Carlos Santana stood as the dominant figure of the 42nd Annual Grammy Awards on Wednesday, his namesake Latin-rock band's album Supernatural and its songs taking home nine awards.
Santana looked like the coolest guy in the building as he performed the hit "Smooth" (RealAudio excerpt) with Rob Thomas of Matchbox 20. The performance was followed by the album's victory in the Album of the Year category. Supernatural, which has sold more than 6 million copies, is the most successful album of the band's 30-year career.
In his acceptance remarks, Clive Davis, the Arista Records chairman who co-produced Supernatural, said, "This has so much more significance than just the Album of the Year. You're an inspiration to every young musician on the planet."
Backstage after the show, Davis, dressed conservatively in a black and gray tuxedo, said, "This is a reuniting of Carlos and myself. He was the third artist I ever signed."
Afterward, Santana said he saw Supernatural's multiple wins as a testament to the music that came before him and inspired him.
"It feels like the music I learned from Mr. John Coltrane, from Mr. Miles Davis, that I learned from Mahalia Jackson," Santana said. "I learned a lot from a lot of musicians about dignity and harmony and grace. It feels so great to touch people's hearts more than anything."
Last year, Lauryn Hill was the big winner with five Grammys, a record for female performers.
Other winners Wednesday included teen pop singer Christina Aguilera, R&B trio TLC, country group the Dixie Chicks and Sting. Aguilera, whose self-titled debut album is six-times platinum and counting, won Best New Artist. The giddy 19-year-old was at a loss for words as she accepted the award.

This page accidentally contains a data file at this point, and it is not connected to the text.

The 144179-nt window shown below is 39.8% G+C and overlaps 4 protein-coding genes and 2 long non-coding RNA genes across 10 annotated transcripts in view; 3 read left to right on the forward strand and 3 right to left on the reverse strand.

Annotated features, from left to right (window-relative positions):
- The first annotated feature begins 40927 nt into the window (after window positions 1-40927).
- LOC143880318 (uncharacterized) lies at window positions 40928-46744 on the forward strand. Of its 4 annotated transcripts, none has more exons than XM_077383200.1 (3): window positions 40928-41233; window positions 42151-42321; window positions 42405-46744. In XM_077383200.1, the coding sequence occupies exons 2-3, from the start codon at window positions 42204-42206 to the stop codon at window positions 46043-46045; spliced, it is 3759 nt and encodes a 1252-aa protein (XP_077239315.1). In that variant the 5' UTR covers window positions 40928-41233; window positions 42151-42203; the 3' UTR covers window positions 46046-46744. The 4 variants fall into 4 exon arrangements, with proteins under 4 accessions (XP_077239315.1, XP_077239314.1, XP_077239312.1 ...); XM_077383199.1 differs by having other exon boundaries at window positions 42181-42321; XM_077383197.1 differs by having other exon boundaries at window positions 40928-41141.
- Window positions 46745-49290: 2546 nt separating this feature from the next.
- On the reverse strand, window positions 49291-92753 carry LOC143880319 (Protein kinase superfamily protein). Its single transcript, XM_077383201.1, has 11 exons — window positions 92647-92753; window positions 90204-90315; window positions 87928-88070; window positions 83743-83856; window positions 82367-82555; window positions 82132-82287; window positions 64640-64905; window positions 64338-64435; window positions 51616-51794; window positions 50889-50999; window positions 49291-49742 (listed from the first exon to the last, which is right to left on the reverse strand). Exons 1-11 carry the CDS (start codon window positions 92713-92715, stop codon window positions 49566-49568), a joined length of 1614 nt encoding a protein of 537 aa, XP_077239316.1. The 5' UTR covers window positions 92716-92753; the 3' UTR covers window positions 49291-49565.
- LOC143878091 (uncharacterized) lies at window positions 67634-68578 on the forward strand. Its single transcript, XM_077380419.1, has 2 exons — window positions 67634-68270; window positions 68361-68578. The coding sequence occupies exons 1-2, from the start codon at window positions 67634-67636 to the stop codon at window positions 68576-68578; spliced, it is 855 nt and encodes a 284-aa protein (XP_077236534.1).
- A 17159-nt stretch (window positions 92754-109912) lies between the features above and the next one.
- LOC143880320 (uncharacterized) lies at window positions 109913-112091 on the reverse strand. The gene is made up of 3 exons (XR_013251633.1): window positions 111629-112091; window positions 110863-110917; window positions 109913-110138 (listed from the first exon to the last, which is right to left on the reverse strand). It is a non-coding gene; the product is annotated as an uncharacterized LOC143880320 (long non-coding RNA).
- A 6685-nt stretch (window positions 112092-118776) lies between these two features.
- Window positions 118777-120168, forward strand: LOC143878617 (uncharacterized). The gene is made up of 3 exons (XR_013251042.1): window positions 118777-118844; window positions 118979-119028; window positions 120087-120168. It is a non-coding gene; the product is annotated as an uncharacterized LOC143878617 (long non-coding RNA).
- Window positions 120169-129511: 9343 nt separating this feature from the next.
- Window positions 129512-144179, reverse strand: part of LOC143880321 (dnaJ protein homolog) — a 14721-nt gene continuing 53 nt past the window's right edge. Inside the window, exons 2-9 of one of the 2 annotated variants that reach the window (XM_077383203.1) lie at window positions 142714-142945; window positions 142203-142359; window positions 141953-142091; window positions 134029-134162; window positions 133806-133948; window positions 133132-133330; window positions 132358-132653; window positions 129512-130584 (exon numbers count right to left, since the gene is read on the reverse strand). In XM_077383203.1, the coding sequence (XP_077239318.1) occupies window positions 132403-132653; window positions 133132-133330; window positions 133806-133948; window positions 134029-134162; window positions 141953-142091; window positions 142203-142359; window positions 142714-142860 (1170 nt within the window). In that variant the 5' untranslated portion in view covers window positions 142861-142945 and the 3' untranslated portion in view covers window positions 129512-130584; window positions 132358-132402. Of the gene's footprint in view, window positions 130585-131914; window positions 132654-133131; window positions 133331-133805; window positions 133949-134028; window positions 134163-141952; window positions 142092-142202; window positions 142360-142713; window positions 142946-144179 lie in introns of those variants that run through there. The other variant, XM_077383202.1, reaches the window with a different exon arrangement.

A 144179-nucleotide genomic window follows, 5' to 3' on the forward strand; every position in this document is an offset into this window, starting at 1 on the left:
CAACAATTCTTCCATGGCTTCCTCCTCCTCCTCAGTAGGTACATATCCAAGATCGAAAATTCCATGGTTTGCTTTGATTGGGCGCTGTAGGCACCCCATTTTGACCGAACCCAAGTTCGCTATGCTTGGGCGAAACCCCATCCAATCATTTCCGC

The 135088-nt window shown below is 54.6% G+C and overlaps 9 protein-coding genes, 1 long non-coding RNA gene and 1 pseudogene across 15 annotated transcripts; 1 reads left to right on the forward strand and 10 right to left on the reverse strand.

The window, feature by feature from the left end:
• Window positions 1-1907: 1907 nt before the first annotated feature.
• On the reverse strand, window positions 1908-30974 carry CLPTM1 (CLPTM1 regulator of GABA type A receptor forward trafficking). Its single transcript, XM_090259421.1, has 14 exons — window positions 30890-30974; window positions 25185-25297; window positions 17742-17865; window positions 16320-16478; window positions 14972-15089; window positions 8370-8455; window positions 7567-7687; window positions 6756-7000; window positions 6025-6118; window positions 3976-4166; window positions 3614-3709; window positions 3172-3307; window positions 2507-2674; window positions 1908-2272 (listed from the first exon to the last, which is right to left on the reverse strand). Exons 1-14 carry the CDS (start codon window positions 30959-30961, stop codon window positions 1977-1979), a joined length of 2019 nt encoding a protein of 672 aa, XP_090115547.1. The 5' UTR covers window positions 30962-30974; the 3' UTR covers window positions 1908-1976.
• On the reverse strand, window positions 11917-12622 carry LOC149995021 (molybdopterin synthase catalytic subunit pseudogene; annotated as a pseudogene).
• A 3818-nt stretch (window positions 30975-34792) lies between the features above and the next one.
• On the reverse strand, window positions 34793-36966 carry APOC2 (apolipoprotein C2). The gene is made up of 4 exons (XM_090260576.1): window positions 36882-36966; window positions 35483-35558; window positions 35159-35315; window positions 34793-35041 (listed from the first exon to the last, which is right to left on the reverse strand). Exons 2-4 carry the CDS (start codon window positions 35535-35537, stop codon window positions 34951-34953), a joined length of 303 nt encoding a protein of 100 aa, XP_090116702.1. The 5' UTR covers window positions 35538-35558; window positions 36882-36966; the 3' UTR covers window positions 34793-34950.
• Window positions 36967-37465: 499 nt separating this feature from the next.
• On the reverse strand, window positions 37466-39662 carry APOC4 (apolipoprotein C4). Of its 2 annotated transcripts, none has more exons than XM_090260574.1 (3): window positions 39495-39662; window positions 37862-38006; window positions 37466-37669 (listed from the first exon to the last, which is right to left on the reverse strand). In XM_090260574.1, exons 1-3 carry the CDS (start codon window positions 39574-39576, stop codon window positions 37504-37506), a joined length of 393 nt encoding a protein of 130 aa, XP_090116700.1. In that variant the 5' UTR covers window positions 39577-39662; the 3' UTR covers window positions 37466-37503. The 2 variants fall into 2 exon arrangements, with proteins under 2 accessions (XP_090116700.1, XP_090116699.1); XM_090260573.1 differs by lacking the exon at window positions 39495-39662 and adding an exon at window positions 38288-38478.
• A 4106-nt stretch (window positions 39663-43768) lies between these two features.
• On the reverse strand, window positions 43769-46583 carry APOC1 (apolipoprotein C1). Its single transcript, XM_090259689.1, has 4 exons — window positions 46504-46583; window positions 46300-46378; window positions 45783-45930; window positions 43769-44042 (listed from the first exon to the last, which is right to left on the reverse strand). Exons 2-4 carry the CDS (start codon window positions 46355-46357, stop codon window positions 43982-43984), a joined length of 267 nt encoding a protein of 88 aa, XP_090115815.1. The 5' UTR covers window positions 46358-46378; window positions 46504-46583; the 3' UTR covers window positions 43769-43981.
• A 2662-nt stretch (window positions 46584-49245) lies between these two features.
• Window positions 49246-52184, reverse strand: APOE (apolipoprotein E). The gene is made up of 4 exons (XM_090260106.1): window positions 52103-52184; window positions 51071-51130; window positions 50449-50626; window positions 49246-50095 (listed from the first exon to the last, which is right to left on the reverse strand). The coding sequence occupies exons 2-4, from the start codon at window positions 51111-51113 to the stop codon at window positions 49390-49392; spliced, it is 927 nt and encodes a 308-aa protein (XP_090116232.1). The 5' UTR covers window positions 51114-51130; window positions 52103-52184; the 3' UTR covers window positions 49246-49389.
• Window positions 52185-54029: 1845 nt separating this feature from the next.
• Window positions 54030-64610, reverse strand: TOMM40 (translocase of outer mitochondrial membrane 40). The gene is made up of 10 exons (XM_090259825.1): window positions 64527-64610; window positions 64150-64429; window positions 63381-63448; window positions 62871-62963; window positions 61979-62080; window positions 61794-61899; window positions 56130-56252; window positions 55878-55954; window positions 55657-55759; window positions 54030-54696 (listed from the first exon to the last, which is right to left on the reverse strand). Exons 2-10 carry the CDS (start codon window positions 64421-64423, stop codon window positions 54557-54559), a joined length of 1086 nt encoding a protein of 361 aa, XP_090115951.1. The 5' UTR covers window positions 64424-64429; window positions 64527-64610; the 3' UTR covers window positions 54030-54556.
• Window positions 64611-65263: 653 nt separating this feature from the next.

"My God. Thank you so, so much, you guys," a wide-eyed, ecstatic Aguilera, dressed in light blue, said from the podium.
Sting took home two trophies. His Brand New Day won for Best Pop Album and the title track won for Best Male Pop Vocal Performance.
The Roots took their win for Best Rap Performance by a Duo or Group as an opportunity to call attention to their use of instruments.
"Originally, black music was about musicianship," bassist Leon Hubbard said afterward. "We're bringing musicianship and talent back to the forefront. I guarantee you we're the only signed instrumental hip-hop group in the world."
Roots rapper Black Thought acknowledged Philadelphia, the group's hometown, and smiled widely as he lifted the award over his head.
The Dixie Chicks were repeat winners for Best Country Album. Their Fly followed last year's win for Wide Open Spaces.
"I don't think we thought we'd be here two years in a row. This never gets old," singer Natalie Maines said.
Although the story of the evening was Santana's big haul, fashion and live performances also stood out from Kid Rock's faithful cover of Grand Funk Railroad's "We're an American Band," which show host Rosie O'Donnell said scared her, to the open, short aqua dress Jennifer Lopez wore that drew raucous applause for exposing a nearly illegal amount of cleavage.
The winners giggled, expressed shock and amazement and thanked God, while the performers wore leather pants, black sequins (Whitney Houston wore them in her cowgirl hat), big elated smiles and, in the case of Britney Spears and TLC's Lisa "Left Eye" Lopes, wild pigtails. O'Donnell made fashion a hot topic, saying that 18-year-old Spears, who emerged as a teen sex symbol and pop star of the first order last year, would look good in an "Amish smock." Spears wore a sequined red outfit that accentuated her curvy hips.
Latin heartthrob Ricky Martin set the stage on fire literally. He spun enthusiastically as he stood in a ring of flames during his performance. His tight leather pants were equally scorching.
Even the usually ruffled Bob Dylan managed to look dapper. Dylan, who presented the award for Album of the Year with Lauryn Hill, seemed cocky and relaxed, wearing a navy blue suit and a confident smile. Hill, though, wore an uncomfortable expression, fidgeting as she stood next to the legendary folk singer.
But it was Elton John, winner of the Grammy Legend Award, who chose to colorfully sum up the evening backstage: "It's kind of bullsh--, this show, isn't it? Who's to say what the best record is?"